Sabotage Again Suspected As More European Internet Cables Cut

Underwater cables on the ocean floor in the Mediterranean Sea.
Getty Images

Two European fibre optic cables have been severed in the last week, fuelling speculation of possible sabotage with both phone networks and internet traffic disrupted.

The first incident took place in the North Sea last week and saw an underwater fibre optic cable cut, shutting off the internet and mobile phone networking to the Shetland Islands, the northernmost islands of the United Kingdom for an entire night.

The incident affected the SHEFA2 submarine fibre optic cable, which was deployed in 2007 and connects the Shetlands, the Orkney Islands as well as the Faroe Islands, to mainland Scotland. Another cable connecting the Shetlands and the Faroe Islands had also been damaged the week prior, an incident which was blamed on a fishing ship.

According to a report from French broadcaster BFMTV, a second fibre optic cable severing incident was reported by the security firm Zscaler, which claimed that damage had been detected at a fibre optic hub in Aix-en-Provence, near Marseille last week.

The security network claimed that three lines of the hub had been severed linking Marseille and Lyon, Marseille and Milan as well as Marseille and Barcelona, affecting internet access in Europe as well as Asia and the United States.

Zscaler commented on the incident on Twitter, stating, “Zscaler has discovered that a subsea Internet cable was severed in the south of France in an apparent act of vandalism.”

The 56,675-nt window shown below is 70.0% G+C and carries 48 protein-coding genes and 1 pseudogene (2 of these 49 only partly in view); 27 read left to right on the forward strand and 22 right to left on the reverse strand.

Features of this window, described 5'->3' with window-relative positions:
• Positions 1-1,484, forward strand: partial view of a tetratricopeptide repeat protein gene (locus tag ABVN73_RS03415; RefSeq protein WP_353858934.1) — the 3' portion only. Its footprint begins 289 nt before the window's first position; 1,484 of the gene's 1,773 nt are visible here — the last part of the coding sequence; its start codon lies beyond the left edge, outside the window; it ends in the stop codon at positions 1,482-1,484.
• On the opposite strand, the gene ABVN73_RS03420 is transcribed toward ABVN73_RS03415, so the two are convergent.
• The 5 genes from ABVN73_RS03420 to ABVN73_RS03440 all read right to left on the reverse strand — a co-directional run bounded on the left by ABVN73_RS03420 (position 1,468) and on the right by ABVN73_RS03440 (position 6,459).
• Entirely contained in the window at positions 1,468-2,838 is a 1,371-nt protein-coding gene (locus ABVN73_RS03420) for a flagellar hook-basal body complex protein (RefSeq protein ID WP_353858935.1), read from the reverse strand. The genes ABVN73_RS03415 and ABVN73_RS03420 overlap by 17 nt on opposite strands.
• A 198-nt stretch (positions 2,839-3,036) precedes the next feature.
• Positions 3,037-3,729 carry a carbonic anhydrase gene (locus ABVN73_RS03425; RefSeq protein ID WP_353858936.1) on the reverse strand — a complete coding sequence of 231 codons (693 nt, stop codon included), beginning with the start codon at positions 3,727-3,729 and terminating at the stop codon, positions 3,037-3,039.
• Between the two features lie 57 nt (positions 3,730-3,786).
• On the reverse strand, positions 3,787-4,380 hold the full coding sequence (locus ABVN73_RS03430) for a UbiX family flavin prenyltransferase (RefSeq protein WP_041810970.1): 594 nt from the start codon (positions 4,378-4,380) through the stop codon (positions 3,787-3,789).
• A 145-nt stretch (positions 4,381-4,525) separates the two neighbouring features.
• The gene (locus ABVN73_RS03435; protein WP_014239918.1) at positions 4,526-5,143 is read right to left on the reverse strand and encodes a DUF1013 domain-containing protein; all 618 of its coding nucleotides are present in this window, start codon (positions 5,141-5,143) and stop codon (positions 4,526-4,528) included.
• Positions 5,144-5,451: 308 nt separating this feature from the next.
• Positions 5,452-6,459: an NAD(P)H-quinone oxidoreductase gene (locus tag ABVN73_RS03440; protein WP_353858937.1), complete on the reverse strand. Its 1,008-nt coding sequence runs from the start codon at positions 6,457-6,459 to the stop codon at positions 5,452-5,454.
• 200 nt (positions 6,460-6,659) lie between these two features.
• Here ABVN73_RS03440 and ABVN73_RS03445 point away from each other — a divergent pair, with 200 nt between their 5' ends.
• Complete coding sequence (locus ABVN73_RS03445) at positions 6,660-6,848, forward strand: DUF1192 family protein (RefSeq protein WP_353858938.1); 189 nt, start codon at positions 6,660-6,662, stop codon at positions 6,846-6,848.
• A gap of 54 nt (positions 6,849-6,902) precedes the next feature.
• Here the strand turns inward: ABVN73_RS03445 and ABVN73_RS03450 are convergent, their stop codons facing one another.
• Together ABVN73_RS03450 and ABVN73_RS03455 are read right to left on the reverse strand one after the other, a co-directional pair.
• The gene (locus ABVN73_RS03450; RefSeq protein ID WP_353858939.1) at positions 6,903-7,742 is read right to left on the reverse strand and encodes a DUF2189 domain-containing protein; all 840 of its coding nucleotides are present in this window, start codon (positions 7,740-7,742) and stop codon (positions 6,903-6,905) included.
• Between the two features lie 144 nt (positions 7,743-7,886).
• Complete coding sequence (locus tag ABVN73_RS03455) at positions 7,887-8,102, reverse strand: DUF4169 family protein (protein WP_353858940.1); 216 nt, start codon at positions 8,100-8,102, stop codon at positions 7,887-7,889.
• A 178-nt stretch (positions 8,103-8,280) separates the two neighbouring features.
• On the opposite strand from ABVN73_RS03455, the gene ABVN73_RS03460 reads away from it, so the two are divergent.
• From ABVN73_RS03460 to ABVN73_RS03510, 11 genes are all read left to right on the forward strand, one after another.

Misha Kuperman, senior vice president of global cloud operations at Zscaler has also claimed that French telecom operators have also privately concurred with the idea that the incident was the result of sabotage.

The sabotage of fibre optic cables and other telecommunications infrastructure is not a unique occurrence in France, with a similar incident taking place earlier this year in April that saw fibre optic cables between Paris and Lyon and Paris and Strasbourg cut.

“The fact remains that the characteristics and circumstances of this particularly serious and very rare incident make it difficult [to blame is on being] an accidental break. Several operators using the same [methods] vandalized infrastructures are involved,” French Internet Service Provider (ISP) Netalis said.

The head of Netalis, Nicolas Guillaume, added that the attack on the cables was likely done by those familiar with the network and was probably coordinated.

While the scale and complexity of the data networks which underpin modern civilisation make finding and repairing sabotage time-consuming and difficult, new technology means pinpointing outages, and even detecting trespassers before damage occurs, is possible.

Dr Ed Austin, engineer and founder of Focus Sensors, who has pioneered technology to use optical fibres to monitor nearby infrastructure, told Breitbart that “Sabotage and cable theft has far-reaching consequences for digital connectivity, energy security and transport.”